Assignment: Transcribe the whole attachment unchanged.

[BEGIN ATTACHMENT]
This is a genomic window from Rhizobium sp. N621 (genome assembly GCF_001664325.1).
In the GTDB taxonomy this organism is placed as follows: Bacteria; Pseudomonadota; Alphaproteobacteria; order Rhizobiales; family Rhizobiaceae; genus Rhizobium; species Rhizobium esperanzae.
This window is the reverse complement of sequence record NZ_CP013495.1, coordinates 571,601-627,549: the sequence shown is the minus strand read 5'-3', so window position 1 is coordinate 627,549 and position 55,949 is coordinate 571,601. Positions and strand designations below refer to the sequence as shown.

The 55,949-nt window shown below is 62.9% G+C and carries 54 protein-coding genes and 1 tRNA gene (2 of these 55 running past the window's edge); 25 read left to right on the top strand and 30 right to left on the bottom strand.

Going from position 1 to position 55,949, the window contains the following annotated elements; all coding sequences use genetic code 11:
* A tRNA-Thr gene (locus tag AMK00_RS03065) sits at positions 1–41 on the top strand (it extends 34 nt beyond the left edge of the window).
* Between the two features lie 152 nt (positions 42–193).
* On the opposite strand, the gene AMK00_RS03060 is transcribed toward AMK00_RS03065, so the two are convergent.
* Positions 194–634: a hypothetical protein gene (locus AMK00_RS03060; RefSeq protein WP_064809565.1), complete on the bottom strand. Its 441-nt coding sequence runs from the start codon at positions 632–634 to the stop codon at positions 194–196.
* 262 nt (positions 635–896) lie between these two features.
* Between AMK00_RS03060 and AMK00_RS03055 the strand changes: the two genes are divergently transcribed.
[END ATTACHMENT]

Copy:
This is a genomic window from Rhizobium sp. N621 (genome assembly GCF_001664325.1).
In the GTDB taxonomy this organism is placed as follows: Bacteria; Pseudomonadota; Alphaproteobacteria; order Rhizobiales; family Rhizobiaceae; genus Rhizobium; species Rhizobium esperanzae.
This window is the reverse complement of sequence record NZ_CP013495.1, coordinates 571,601-627,549: the sequence shown is the minus strand read 5'-3', so window position 1 is coordinate 627,549 and position 55,949 is coordinate 571,601. Positions and strand designations below refer to the sequence as shown.

The 55,949-nt window shown below is 62.9% G+C and carries 54 protein-coding genes and 1 tRNA gene (2 of these 55 running past the window's edge); 25 read left to right on the top strand and 30 right to left on the bottom strand.

Going from position 1 to position 55,949, the window contains the following annotated elements; all coding sequences use genetic code 11:
* A tRNA-Thr gene (locus tag AMK00_RS03065) sits at positions 1–41 on the top strand (it extends 34 nt beyond the left edge of the window).
* Between the two features lie 152 nt (positions 42–193).
* On the opposite strand, the gene AMK00_RS03060 is transcribed toward AMK00_RS03065, so the two are convergent.
* Positions 194–634: a hypothetical protein gene (locus AMK00_RS03060; RefSeq protein WP_064809565.1), complete on the bottom strand. Its 441-nt coding sequence runs from the start codon at positions 632–634 to the stop codon at positions 194–196.
* 262 nt (positions 635–896) lie between these two features.
* Between AMK00_RS03060 and AMK00_RS03055 the strand changes: the two genes are divergently transcribed.